>One of the discussions I attended at BlogHer was about understanding your audience. (Obligatory self-deprecating joke here: Since I sat next to Maren at the panel, I had direct access to understanding what approximately 25% of my audience enjoys about CUSS.) I asked Twanna Hines from Funky Brown Chick about how she deals with creepy readers, and she recommended a book called, "The Gift of Fear," which basically advocates for listening to your gut instincts when assessing potential threats.
I have yet to check the book out (I'm still working my way through "The Liar's Club," which reminds me that I should update the quote about Republicans that I paraphrased on Wednesday), but it became relevant on Tuesday during a subway ride. As usual, I sat on the train, spacing out. A slightly homeless-looking guy got on the train a few stops before mine and plopped down next to me. I paid no attention.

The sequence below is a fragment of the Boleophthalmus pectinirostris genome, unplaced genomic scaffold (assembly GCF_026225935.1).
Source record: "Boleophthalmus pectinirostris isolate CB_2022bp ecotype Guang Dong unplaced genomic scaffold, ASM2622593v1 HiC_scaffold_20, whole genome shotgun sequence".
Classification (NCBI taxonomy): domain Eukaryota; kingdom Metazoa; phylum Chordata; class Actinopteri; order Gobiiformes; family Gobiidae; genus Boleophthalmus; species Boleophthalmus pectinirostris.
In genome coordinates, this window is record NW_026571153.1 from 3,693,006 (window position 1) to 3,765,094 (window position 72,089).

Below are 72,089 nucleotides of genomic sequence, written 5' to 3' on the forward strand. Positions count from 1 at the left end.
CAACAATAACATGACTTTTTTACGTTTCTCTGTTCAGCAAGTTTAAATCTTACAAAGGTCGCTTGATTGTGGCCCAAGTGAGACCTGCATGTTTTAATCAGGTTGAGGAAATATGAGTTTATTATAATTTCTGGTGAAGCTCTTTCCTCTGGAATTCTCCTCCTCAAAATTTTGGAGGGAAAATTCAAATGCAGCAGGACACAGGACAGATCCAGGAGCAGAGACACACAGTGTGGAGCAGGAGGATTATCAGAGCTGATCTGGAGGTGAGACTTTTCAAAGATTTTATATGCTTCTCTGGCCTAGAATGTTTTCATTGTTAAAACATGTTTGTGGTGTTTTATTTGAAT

Then, out of the corner of my eye, I noticed him fidgeting. I turned my head slightly. He was manhandling a pair of scissors and the corners of his mouth were turned up into a strange grin. Maurice (the hamster who runs on the wheel that powers my brain) went ballistic, and thoughts shot through my head:
-OH MY GOD! Those scissors look sharp.
-I should move. He could stab me, and my reflexes are very slow.
-If I get up to move, will it enrage him, thus encouraging him to stab me?
-Maybe I should sit really still.
-No, you should move. ASAP.
I stood up and glided toward the door. He didn't look up. I breathed a sigh of relief, but continued observing him from afar. At the next stop, I changed cars. As far as I know, he didn't subsequently stab anyone, but better safe than sorry.